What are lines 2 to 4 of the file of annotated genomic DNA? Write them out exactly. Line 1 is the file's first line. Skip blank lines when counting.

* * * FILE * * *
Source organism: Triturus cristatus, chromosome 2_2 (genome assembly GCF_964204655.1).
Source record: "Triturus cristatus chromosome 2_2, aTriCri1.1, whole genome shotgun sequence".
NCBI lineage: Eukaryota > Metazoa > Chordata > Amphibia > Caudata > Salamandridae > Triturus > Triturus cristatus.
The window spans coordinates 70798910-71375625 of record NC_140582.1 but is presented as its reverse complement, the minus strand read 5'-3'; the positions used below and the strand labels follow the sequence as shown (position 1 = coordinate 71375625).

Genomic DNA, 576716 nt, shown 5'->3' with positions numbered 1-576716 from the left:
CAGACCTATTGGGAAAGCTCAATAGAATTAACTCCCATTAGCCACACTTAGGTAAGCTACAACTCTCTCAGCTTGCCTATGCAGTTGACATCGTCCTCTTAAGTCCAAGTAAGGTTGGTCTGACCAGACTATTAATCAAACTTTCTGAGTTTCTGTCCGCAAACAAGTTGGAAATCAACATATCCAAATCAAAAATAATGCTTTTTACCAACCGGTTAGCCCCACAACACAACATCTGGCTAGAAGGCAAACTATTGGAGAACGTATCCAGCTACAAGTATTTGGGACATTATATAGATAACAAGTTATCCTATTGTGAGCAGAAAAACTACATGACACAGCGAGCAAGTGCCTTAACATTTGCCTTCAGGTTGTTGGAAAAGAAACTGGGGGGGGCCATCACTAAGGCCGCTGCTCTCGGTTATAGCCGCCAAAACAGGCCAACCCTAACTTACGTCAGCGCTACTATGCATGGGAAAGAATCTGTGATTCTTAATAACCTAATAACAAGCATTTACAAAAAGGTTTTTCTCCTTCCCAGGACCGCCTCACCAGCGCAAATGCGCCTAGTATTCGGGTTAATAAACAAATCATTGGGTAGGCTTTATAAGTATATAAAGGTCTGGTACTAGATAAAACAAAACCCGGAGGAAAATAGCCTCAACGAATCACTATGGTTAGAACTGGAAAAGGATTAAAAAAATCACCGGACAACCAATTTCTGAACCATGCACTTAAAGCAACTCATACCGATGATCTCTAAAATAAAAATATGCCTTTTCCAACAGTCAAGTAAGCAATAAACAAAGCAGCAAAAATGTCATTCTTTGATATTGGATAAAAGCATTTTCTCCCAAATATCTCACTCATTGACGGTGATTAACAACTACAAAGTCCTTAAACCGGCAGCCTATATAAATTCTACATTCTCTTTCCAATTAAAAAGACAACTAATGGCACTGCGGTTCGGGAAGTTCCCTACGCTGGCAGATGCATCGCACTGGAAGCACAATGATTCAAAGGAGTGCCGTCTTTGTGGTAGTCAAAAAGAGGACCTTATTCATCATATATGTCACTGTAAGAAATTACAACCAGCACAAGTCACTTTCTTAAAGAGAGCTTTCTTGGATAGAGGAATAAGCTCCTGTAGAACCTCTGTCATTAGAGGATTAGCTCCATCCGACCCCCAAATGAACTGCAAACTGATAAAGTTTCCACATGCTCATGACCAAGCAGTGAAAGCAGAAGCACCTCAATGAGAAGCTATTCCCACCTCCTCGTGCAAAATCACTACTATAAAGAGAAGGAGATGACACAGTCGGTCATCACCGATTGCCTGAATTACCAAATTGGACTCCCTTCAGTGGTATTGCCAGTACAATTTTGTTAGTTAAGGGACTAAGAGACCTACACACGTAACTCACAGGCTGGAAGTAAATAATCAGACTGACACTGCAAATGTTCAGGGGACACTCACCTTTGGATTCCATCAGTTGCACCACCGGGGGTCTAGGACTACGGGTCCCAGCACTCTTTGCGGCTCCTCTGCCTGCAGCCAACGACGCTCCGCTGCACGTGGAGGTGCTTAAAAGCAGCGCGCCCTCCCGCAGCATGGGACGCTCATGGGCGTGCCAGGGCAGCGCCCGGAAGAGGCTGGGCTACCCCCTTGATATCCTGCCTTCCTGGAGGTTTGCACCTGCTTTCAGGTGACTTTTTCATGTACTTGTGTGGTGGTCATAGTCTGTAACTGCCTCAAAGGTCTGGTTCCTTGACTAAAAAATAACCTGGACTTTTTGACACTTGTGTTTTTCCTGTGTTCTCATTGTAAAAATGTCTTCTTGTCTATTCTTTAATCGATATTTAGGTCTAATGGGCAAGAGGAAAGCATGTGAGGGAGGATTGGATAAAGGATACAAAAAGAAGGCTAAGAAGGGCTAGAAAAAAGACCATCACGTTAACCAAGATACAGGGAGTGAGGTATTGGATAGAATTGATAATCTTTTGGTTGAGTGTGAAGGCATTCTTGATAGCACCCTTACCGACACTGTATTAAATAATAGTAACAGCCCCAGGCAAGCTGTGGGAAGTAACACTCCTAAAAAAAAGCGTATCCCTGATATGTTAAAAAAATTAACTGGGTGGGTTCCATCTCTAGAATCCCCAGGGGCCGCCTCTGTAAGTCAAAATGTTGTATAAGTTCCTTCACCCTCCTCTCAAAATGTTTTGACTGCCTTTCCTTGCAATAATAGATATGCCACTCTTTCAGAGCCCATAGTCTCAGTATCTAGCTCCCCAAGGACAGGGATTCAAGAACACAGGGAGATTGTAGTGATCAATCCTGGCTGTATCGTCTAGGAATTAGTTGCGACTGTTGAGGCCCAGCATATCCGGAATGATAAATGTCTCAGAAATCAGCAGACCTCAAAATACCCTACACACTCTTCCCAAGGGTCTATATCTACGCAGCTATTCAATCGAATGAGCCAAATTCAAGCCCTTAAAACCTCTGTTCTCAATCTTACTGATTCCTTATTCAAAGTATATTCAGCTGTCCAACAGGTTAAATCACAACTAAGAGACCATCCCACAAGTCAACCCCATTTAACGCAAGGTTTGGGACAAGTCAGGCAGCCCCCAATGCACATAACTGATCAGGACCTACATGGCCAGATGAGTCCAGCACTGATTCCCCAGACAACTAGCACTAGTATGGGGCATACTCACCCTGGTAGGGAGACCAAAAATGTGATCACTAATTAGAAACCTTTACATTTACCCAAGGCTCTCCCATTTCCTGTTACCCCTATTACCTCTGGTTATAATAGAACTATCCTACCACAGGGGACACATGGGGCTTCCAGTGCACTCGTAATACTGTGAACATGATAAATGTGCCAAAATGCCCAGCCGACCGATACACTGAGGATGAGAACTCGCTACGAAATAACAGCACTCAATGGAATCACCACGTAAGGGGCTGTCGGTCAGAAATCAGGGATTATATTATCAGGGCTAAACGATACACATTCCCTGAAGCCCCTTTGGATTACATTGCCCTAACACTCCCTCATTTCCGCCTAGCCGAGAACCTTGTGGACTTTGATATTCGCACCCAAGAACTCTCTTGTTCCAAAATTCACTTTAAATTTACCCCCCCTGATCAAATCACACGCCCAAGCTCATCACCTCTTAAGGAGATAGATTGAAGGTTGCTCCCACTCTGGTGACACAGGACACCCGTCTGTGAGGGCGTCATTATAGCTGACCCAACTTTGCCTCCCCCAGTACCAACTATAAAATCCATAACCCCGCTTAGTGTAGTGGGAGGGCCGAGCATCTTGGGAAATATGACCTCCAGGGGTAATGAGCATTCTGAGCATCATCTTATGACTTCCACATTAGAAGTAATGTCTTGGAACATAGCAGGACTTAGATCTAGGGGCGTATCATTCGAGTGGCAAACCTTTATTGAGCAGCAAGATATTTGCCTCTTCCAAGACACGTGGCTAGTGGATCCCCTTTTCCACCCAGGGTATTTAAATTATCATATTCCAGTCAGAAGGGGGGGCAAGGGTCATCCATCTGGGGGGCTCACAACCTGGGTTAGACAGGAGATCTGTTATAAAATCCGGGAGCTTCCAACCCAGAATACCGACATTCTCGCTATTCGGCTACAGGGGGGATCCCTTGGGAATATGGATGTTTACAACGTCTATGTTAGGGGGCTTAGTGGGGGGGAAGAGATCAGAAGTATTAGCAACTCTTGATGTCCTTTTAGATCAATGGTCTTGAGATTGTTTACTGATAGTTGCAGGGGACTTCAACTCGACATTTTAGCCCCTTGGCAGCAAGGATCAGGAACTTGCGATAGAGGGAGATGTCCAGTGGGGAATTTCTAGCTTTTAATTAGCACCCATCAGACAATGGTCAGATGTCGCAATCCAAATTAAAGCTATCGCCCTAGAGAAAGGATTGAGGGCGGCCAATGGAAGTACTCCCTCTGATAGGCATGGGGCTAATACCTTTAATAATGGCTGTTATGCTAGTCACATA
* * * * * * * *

Source record: "Triturus cristatus chromosome 2_2, aTriCri1.1, whole genome shotgun sequence".
NCBI lineage: Eukaryota > Metazoa > Chordata > Amphibia > Caudata > Salamandridae > Triturus > Triturus cristatus.
The window spans coordinates 70798910-71375625 of record NC_140582.1 but is presented as its reverse complement, the minus strand read 5'-3'; the positions used below and the strand labels follow the sequence as shown (position 1 = coordinate 71375625).